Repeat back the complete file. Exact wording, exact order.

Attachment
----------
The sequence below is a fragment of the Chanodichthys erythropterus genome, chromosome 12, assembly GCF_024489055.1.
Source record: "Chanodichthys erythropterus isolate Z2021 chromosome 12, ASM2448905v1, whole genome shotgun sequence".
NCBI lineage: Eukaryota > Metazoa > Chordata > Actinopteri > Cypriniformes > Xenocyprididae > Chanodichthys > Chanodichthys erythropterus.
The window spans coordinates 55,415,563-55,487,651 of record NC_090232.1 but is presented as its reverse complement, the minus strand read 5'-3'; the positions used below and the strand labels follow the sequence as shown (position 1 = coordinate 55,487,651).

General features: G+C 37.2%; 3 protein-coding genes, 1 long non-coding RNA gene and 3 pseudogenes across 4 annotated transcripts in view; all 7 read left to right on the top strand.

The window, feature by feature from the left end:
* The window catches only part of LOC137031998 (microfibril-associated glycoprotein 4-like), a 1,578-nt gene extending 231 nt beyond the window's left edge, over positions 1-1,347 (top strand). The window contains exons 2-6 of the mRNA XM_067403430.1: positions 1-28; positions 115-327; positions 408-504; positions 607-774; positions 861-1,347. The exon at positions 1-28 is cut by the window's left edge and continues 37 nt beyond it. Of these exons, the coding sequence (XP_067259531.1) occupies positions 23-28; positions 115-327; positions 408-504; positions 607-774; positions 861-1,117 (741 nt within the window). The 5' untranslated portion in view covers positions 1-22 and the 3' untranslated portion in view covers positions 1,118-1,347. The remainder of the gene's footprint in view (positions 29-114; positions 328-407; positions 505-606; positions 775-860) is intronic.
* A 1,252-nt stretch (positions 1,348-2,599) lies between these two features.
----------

The sequence below is a fragment of the Chanodichthys erythropterus genome, chromosome 12, assembly GCF_024489055.1.
Source record: "Chanodichthys erythropterus isolate Z2021 chromosome 12, ASM2448905v1, whole genome shotgun sequence".
NCBI lineage: Eukaryota > Metazoa > Chordata > Actinopteri > Cypriniformes > Xenocyprididae > Chanodichthys > Chanodichthys erythropterus.
The window spans coordinates 55,415,563-55,487,651 of record NC_090232.1 but is presented as its reverse complement, the minus strand read 5'-3'; the positions used below and the strand labels follow the sequence as shown (position 1 = coordinate 55,487,651).

General features: G+C 37.2%; 3 protein-coding genes, 1 long non-coding RNA gene and 3 pseudogenes across 4 annotated transcripts in view; all 7 read left to right on the top strand.

The window, feature by feature from the left end:
* The window catches only part of LOC137031998 (microfibril-associated glycoprotein 4-like), a 1,578-nt gene extending 231 nt beyond the window's left edge, over positions 1-1,347 (top strand). The window contains exons 2-6 of the mRNA XM_067403430.1: positions 1-28; positions 115-327; positions 408-504; positions 607-774; positions 861-1,347. The exon at positions 1-28 is cut by the window's left edge and continues 37 nt beyond it. Of these exons, the coding sequence (XP_067259531.1) occupies positions 23-28; positions 115-327; positions 408-504; positions 607-774; positions 861-1,117 (741 nt within the window). The 5' untranslated portion in view covers positions 1-22 and the 3' untranslated portion in view covers positions 1,118-1,347. The remainder of the gene's footprint in view (positions 29-114; positions 328-407; positions 505-606; positions 775-860) is intronic.
* A 1,252-nt stretch (positions 1,348-2,599) lies between these two features.